Every year our Numonohi Christian Academy Elementary School has a reading festival at about this time. It is hard to believe that this is the 25th! We start out the event with a big assembly where several of the classes share living book reports. In the pictures above you can see our first grade acting out “Koala and the Dragon”, our 6th grade sharing “Maniac McGee” (sleeping with his rat!) and our 5th grade sharing “The Whipping Boy”. They usually take you to a suspenseful part of the book and then stop and say, “If you would like to find out what happens, then you need to read …” The kids all set goals for how much they will read during these two weeks and we put out a challenge to stay “screen free”. During each day we have DEAR times – Drop Everything And Read. The classes also have Mystery Readers. (Even the principal gets involved – see picture!)
One of my favorite parts about these weeks is the excitement for our newest readers. In kindergarten they have been learning letter sounds since the beginning of the year. Reading Festival occurs just as they are sounding out simple words. They are so excited to read their short books. I love to sit with them and let them read to me. It is like seeing a whole new world open up to them – and it is!
Our librarian has lots of fun activities for the students in the library. The students love the bookmark decorating contest. Every day many of the children give up their normal recess activities to go to the library to make bookmarks or explore the books in other ways. We are having a lot of fun! I really do love teaching and working with these young people!
Our Spot in the Jungle
If you were to drive along the Highlands Highway (the only paved road that runs the length of the mountains in Papua New Guinea) this is what you would see as you drove past our mission center. Before and after our little area you would be traveling along the grasslands and jungles of Papua New Guinea. While our center is rather isolated, we are fairly close to a small town in the highlands. Being so close to this town gives us lots of nice privileges. We have an airport that has flights twice a day (if you’re lucky) on a Dash 8 back and forth to the capital city of Port Moresby. We also have the advantage of a few food and supply stores as well as a couple of restaurants.
One of the stores in town has a bakery that makes bread. We are so thankful for this. If they didn’t make and sell loaves of bread, we would be making all of our bread by hand. We even get a choice between white bread or brown bread (I think the “brown” is supposed to be a whole wheat). We can also order hamburger or hot dog buns and even loaves that look like Italian bread or Cuban bread! Until this last week we have taken our wonderful bakery for granted! This week we had a notice that came from our supply center … “The bakery’s mixer is broken, so there will be no bread orders this week!” Making bread by hand this week has reminded us again that we do live in a little spot in the jungle. Our tribal missionaries understand this so much more, but once in a while we are given a small reminder of how blessed we are by even our small town nearby. The fresh baked bread at home has smelled and tasted great, but we are thankful that most weeks we can receive this from a bakery!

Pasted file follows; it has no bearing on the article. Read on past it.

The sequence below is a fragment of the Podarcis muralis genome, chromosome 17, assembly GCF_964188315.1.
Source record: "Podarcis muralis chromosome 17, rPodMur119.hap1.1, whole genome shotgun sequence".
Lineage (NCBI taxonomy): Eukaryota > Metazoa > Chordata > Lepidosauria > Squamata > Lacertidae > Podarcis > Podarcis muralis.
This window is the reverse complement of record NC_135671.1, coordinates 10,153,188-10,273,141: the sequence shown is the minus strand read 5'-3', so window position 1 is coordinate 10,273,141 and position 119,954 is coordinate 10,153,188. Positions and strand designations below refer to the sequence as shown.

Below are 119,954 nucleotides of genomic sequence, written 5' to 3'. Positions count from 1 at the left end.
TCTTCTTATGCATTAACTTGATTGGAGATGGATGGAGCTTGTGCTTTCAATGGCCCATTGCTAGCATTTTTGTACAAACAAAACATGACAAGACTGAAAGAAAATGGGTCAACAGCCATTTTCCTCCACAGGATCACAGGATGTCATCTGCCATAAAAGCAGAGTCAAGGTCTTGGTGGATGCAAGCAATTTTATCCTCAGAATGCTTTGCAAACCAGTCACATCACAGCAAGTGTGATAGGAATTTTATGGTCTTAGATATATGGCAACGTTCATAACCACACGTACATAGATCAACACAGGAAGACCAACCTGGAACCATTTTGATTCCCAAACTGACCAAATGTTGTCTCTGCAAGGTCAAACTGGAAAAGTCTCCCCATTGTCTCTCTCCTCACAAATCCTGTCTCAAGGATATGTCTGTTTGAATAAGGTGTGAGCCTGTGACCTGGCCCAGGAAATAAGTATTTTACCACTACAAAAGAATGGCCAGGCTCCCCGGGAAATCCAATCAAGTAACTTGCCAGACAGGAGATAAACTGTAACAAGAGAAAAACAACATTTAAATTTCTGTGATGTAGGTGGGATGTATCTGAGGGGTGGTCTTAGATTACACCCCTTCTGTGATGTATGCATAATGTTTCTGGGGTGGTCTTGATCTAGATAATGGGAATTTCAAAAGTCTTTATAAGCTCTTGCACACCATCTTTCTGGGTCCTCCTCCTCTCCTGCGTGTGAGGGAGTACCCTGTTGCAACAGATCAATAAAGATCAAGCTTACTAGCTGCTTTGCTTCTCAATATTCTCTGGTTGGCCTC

In the pictures above you see Elizabeth and one of her friends as we took a hike to the river. The first picture shows a huge gathering of bamboo. It is enormous. Elizabeth and her friend enjoy the mud at the river in the second picture, and they walk through an archway of coffee trees as we traveled through one grove in the 3rd picture.
I read this week in 1 Corinthians 10 where Paul told the Corinthians how the people of Israel rebelled against God even though they had experienced so many blessings from Him. “And all of them ate the same miraculous food, and all of them drank the same miraculous water. For they all drank from the miraculous rock that traveled with them and that rock was Christ.” This verse reminded me of the miraculous bread and water we experience every day – both literally and figuratively! We never know how God will supply, yet He always does – often giving the body of Christ a privilege in being a part of that miracle. We are thankful for the miraculous bread we experience each week – even if it doesn’t come from the bakery in town!!
Floating in a Cell
Even in the middle of the jungle, our teachers manage to find ways to make learning fun. This week the science lab was turned into a giant cell. (I told the students to pretend they were floating around in the cell while I took their picture!) Our elementary students had the opportunity to visit the cell while the 7th grade students explained all of the many parts. We are so thankful for the creative teachers we have here.
Continued Spiritual Growth
Before we ever knew what New Tribes Mission was, Dawn and I saw an incredible video called “Ee Taow”. (If you’ve never seen this, you should! It can be found at the NTM bookstore online.) The video documents the incredible response of the Mouk people to the gospel message. The Mouk people live on one of the smaller islands that make up Papua New Guinea. The Mouk have a dynamic, growing group of believers in their village. This week we had an update on this church from one of the NTM missionaries. “I had a conversation with one of the Mouk deacons yesterday and he passed on a praise and prayer for us. Praise: The church, especially in the main village, is seeing many who are dying to self and choosing to allow the Holy Spirit to guide them. It’s amazing to see the people begin caught up in ‘Christ Alone’. They are holding small group Bible studies regularly – even with the children – to encourage one another. Prayer Request: A number of people in the bush have TB (Tuberculosis). Some have completed medical treatment and are recovering, others have serious cases and some have died.”